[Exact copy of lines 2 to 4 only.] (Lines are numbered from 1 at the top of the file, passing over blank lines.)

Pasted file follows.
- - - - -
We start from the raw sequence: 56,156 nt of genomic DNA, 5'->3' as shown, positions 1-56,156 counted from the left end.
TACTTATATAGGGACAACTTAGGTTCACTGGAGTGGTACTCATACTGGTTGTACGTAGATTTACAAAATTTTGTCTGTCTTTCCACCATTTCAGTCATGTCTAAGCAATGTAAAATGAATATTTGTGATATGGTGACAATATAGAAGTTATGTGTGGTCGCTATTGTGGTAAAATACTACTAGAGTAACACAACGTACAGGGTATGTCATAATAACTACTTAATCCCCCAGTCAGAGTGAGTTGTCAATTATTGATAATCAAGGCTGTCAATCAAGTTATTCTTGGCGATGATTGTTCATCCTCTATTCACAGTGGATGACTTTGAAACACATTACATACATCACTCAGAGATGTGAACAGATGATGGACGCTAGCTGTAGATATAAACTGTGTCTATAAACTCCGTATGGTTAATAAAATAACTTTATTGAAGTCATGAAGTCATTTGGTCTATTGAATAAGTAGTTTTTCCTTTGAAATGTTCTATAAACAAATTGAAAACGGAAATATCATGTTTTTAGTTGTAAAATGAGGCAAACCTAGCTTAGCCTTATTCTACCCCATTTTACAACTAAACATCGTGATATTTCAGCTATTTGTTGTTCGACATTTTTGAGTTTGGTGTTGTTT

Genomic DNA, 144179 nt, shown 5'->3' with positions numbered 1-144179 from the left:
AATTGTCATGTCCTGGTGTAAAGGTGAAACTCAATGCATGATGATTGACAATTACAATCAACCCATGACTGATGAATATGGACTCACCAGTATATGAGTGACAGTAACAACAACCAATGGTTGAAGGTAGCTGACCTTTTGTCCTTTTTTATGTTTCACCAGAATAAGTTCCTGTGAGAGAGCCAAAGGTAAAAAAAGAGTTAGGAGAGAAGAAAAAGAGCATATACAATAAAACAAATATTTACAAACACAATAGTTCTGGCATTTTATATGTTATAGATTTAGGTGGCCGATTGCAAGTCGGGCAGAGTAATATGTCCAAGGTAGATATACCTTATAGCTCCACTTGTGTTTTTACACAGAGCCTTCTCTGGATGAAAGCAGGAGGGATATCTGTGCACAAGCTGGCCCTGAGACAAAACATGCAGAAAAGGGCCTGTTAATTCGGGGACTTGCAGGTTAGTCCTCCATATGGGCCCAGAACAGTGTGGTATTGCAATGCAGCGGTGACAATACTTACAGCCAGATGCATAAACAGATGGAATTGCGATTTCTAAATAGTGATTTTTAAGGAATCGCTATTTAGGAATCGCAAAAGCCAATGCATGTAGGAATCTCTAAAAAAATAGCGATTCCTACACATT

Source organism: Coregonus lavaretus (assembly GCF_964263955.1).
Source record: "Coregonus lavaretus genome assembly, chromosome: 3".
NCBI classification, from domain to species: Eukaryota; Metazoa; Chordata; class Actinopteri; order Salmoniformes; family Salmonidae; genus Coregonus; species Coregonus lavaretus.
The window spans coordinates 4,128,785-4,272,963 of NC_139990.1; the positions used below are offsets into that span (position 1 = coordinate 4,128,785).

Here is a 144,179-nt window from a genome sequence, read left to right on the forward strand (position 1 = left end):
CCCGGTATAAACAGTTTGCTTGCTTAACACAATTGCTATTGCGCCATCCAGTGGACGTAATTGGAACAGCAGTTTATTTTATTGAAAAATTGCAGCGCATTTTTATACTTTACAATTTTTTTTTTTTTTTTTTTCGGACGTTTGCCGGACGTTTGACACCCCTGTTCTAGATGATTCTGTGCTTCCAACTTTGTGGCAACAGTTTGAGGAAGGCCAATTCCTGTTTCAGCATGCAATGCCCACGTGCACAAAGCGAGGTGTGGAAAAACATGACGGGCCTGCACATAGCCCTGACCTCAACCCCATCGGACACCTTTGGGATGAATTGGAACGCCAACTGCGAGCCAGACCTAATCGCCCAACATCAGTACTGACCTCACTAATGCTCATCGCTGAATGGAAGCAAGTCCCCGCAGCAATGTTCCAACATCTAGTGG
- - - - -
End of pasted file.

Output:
TACTTATATAGGGACAACTTAGGTTCACTGGAGTGGTACTCATACTGGTTGTACGTAGATTTACAAAATTTTGTCTGTCTTTCCACCATTTCAGTCATGTCTAAGCAATGTAAAATGAATATTTGTGATATGGTGACAATATAGAAGTTATGTGTGGTCGCTATTGTGGTAAAATACTACTAGAGTAACACAACGTACAGGGTATGTCATAATAACTACTTAATCCCCCAGTCAGAGTGAGTTGTCAATTATTGATAATCAAGGCTGTCAATCAAGTTATTCTTGGCGATGATTGTTCATCCTCTATTCACAGTGGATGACTTTGAAACACATTACATACATCACTCAGAGATGTGAACAGATGATGGACGCTAGCTGTAGATATAAACTGTGTCTATAAACTCCGTATGGTTAATAAAATAACTTTATTGAAGTCATGAAGTCATTTGGTCTATTGAATAAGTAGTTTTTCCTTTGAAATGTTCTATAAACAAATTGAAAACGGAAATATCATGTTTTTAGTTGTAAAATGAGGCAAACCTAGCTTAGCCTTATTCTACCCCATTTTACAACTAAACATCGTGATATTTCAGCTATTTGTTGTTCGACATTTTTGAGTTTGGTGTTGTTT

Genomic DNA, 144179 nt, shown 5'->3' with positions numbered 1-144179 from the left:
AATTGTCATGTCCTGGTGTAAAGGTGAAACTCAATGCATGATGATTGACAATTACAATCAACCCATGACTGATGAATATGGACTCACCAGTATATGAGTGACAGTAACAACAACCAATGGTTGAAGGTAGCTGACCTTTTGTCCTTTTTTATGTTTCACCAGAATAAGTTCCTGTGAGAGAGCCAAAGGTAAAAAAAGAGTTAGGAGAGAAGAAAAAGAGCATATACAATAAAACAAATATTTACAAACACAATAGTTCTGGCATTTTATATGTTATAGATTTAGGTGGCCGATTGCAAGTCGGGCAGAGTAATATGTCCAAGGTAGATATACCTTATAGCTCCACTTGTGTTTTTACACAGAGCCTTCTCTGGATGAAAGCAGGAGGGATATCTGTGCACAAGCTGGCCCTGAGACAAAACATGCAGAAAAGGGCCTGTTAATTCGGGGACTTGCAGGTTAGTCCTCCATATGGGCCCAGAACAGTGTGGTATTGCAATGCAGCGGTGACAATACTTACAGCCAGATGCATAAACAGATGGAATTGCGATTTCTAAATAGTGATTTTTAAGGAATCGCTATTTAGGAATCGCAAAAGCCAATGCATGTAGGAATCTCTAAAAAAATAGCGATTCCTACACATT